When Nik Wallenda successfully walked across Niagara Falls Friday night, I was among the 13 million viewers holding their breath. In the end, what blew me away was not the feat itself–though worthy of all the praise it received–but his breathtaking focus.
I accept that daredevils march to a different drummer when it comes to risk. Wallenda is a seventh generation tightrope walker. He’s walked the high wire since the age of two. He was driven by a desire to restore the storied legacy of the Flying Wallendas–a legacy interrupted by the death of his great-grandfather on the high wire in 1978. In other words, Nik Wallenda was doing what Wallendas do.
In the same way, ABC was doing what networks do. They turned the 25-min. walk into three hours of commercial-laden overkill. Minute-by-minute meteorological updates on wind direction, precipitation, and weather-related details you never knew existed. Sports analysis, complete with charts and graphs, to demonstrate the athleticism required for the feat. Reports on the history of the Wallendas and the two-year effort to gain the permits required to do what no one else had ever done–walk directly over Horseshoe Falls.
Once the extravaganza began to unfold, am I the only person who was thinking, “Would everyone please shut up and just let the guy do his thing?” I really went ballistic when the walk was finally underway and, at what appeared to be the most dangerous part of the walk, ABC co-anchor Josh Elliot decided to have a little chat with Wallenda about how he was feeling. I kept hoping Wallenda would say something like, “Uh, I’m a little busy right now! I’ve got this life-or-death thing going on. Could you go get a latte or something…and check back later?
I know, I know. Ever the savvy showman, Wallenda (and ABC) knew that chatting mid-risk would heighten the excitement. And he was never at risk of dying. ABC insisted he wear a harness, in the event of a fall. But that doesn’t take away from the mental focus needed to walk 1,800 feet above the fastest-moving falls in the world…on a 2-inch wide wire…in slippers…through swirling winds and rain-soaked mist…at night!
Spiritual analogies flooded my mind as I watched the whole thing play out. Our journey through life with God can feel like a high-wire act, with hype and noise and distractions pulling us in all directions at every point along the way. It’s easy to lose sight of our ultimate goal. During the toughest parts of our journey, when circumstances whip us so relentlessly we think we won’t make it out alive, it can also feel like there are as many people trying to throw off our focus, for their own ends, as there are people who want us to finish well.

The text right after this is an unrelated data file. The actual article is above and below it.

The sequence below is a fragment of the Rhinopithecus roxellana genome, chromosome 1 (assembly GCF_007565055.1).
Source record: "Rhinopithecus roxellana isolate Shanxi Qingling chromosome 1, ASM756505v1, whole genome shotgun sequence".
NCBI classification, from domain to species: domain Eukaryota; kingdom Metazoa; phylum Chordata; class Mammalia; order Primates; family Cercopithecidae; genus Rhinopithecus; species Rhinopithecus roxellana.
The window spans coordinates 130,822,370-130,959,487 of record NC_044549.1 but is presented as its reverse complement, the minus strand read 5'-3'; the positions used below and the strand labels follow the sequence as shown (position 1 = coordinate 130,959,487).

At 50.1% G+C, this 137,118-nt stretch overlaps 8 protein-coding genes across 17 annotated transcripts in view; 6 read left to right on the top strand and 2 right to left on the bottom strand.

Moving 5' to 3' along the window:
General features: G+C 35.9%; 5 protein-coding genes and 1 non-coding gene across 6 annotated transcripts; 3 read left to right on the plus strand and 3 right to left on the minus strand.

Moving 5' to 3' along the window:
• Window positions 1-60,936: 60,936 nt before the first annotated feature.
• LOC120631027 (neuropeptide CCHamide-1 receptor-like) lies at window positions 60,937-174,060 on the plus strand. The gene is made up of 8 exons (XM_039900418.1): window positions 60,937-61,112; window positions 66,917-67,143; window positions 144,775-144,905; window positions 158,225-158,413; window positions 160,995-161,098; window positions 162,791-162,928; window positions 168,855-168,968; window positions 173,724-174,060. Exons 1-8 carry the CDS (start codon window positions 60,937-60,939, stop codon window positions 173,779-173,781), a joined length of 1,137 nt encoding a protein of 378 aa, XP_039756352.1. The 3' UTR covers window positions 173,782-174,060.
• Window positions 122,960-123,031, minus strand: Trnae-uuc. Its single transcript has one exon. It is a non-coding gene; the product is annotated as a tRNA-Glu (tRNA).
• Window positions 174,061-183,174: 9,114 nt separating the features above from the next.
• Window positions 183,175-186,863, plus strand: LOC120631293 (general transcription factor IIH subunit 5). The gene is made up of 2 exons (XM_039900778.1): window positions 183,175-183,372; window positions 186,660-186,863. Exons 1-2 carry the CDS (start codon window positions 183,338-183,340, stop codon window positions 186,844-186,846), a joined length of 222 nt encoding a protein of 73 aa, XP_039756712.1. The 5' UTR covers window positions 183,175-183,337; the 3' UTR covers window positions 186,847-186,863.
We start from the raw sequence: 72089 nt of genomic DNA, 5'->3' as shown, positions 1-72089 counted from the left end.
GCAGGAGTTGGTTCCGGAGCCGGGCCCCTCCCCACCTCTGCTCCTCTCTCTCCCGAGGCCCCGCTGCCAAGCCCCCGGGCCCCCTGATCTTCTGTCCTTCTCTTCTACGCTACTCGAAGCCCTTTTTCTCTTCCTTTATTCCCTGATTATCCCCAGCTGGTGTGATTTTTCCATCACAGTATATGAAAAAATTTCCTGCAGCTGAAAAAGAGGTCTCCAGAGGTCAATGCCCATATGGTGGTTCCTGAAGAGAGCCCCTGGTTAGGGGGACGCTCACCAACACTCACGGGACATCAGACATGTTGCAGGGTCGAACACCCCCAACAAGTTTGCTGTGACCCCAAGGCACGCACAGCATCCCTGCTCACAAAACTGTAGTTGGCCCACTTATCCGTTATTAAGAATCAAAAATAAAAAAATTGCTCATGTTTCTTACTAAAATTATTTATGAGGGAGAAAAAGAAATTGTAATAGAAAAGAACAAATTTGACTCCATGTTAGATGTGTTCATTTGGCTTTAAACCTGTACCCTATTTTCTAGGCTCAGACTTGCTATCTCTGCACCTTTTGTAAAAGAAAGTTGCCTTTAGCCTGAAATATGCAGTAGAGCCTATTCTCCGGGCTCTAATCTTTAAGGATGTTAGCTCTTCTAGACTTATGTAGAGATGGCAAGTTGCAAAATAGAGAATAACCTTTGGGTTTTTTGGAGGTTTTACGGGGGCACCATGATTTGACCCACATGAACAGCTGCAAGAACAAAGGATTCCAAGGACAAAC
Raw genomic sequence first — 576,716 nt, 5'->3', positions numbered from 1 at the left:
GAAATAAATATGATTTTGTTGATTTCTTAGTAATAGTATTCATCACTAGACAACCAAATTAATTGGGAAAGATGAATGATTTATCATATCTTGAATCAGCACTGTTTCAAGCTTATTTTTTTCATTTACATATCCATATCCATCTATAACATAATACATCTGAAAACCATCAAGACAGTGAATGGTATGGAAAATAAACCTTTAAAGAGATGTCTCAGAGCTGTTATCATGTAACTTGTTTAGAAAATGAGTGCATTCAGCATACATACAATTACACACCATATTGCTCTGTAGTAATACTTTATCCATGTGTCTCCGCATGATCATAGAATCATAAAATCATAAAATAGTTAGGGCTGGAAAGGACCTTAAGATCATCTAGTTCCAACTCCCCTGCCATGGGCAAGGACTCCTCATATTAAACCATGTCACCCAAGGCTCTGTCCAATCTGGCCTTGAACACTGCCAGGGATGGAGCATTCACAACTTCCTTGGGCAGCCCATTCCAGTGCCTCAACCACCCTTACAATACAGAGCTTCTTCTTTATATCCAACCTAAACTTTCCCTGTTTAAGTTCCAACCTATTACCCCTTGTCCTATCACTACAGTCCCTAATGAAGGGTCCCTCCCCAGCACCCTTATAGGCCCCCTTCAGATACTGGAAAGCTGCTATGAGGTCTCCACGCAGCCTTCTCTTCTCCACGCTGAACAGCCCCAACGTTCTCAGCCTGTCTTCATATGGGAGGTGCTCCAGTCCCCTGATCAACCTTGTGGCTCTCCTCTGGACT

I realize there’s nothing about Wallenda’s walk that represents “normal” life. But how he handled his extraordinary circumstances and maintained his focus can be useful in normal life, especially the life of faith.
He prepared. He anticipated where he was most vulnerable and planned in advance how he would deal with those situations. Where are you most vulnerable to “falling?” How have you prepared yourself mentally and spiritually for those possible challenges?
He maintained a steady consistent walk. He said it minimized the risks posed by weather and other circumstances. Are you reading the Bible, spending time in relationship with other believers, and talking to God on a regular basis about your life? It steadies you in the storm.
He prayed continually. Wallenda credits his constant prayers while on the rope with keeping him calm. It reminded him who and what was bigger than his challenge.
He listened to his father’s voice. Wallenda’s own father provided constant reassurance, guidance and encouragement during the walk, through an earpiece. Your heavenly Father will do the same for you, if your ear is listening for his voice.
He kept his eye on the destination, not the circumstances. The only time Wallenda broke focus was when he couldn’t resist looking down briefly at the majestic Horseshoe Falls. The circumstances were frightening and he said to himself, “What am I doing!” and quickly forced himself to refocus on the goal. Some distractions are not just informational or entertaining, they’re dangerous.
I’m not holding up Nik Wallenda as some kind of perfect role model. But every day in a thousand ways God uses the people and events in our path to teach us truth. The whole world is his learning lab. This time, for me, he used a tightrope and a daredevil with a dream.